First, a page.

Grandpa’s Memorial Dinner
I recently attended a memorial dinner called an “ishuki” for my father-in-law, who died last year. It was held in a Japanese restaurant inside a luxury hotel in Shinjuku in central Tokyo. I arrived late from work, but the family waited to start, knowing I promised to attend.
It was a very traditional menu served by a kneeling kimono-clad waitress in a tatami mat room with sunken seating, bare walls and simple plain white varnished pine furnishings. It seemed elegantly and exotically traditional to me, but then I wouldn’t know if it was really a cheap and synthetic imitation of a traditional eating establishment. When I arrived the second or third thing the staff said to me was to ask if I had any allergies. No, I don’t. But I hoped it didn’t mean they would be serving dishes like the fugu puffer fish, a delicacy that can be lethally poisonous if it isn’t prepared properly.
Our server tirelessly came and went from the room delivering various dishes, always quietly appearing as if by magic from the “kikido” doors behind me. The fabric of her costume made that seductive swishing sound that reminds men of their first girlfriend's blouse coming off. Plus the doors’ location behind me in addition to her stealth helped cultivate that magic feeling, even if it was just my imagination. Why did I keep imagining ninja sneaking up on me? Coming to get me in my sleep?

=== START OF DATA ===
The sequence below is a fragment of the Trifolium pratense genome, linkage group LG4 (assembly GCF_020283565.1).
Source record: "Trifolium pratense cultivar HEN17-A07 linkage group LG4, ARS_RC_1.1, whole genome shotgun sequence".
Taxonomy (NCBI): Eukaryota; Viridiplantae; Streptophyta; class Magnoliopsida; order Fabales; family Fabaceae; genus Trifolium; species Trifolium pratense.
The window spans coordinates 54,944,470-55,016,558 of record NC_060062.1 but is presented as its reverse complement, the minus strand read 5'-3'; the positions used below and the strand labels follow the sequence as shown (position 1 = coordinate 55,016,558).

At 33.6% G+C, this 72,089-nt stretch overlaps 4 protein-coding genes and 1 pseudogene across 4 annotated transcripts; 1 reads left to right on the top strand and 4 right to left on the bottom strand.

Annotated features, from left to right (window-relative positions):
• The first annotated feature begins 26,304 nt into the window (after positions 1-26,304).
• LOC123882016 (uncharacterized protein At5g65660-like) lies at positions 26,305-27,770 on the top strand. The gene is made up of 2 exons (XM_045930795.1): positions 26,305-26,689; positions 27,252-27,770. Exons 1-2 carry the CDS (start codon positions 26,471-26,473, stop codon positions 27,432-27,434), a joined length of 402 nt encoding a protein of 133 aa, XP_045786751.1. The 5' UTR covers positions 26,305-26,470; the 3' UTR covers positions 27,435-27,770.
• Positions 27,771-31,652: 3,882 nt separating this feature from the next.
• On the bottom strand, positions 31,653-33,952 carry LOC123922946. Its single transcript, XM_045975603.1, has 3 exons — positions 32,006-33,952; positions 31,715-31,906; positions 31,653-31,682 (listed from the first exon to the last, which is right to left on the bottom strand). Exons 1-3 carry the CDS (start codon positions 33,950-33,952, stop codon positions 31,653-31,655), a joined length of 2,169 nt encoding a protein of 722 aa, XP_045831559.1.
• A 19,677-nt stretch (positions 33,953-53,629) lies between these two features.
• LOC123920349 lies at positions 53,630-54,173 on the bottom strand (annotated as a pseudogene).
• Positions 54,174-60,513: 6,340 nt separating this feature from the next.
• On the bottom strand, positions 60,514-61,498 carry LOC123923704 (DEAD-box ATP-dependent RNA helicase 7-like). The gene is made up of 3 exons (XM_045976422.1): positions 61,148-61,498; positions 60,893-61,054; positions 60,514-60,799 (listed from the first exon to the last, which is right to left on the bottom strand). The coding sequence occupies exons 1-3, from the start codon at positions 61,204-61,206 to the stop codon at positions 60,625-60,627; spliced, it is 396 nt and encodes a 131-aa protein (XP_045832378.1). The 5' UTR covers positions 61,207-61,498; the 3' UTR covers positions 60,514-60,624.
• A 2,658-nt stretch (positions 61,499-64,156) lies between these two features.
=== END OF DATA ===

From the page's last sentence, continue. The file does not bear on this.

I ate everything on the menu, didn’t disappoint grandmother, make a fool of myself, or annoy my Japanese wife. It was exactly the kind of menu that would have been impossible for me to eat twenty years ago. We had sashimi rather than sushi. I ate it. Then I ate the “ankimo” fish liver and drank the small glass of “anzusu” sweet apple vinegar. I drank the thick and powerfully strong “aka miso” soup. I ate the “jako raisu,” white rice mixed with tiny fish, then the pickles and drank the bitter green tea at the end. That was the “macha” green tea, the authentic stuff which is more like a bitter green soup than the weak green water that is often called “green tea.”
I like to think the waitress was impressed with my accommodation of Japanese food, facility with chopsticks and overall manner, especially since some of the children at the table - Japanese children - were unable to finish all of their dishes. It’s fair to say that my tastes have changed somewhat since I came to these shores.
But that didn’t prevent me from enjoying a ham and cheese sandwich to finish off the evening when I got home.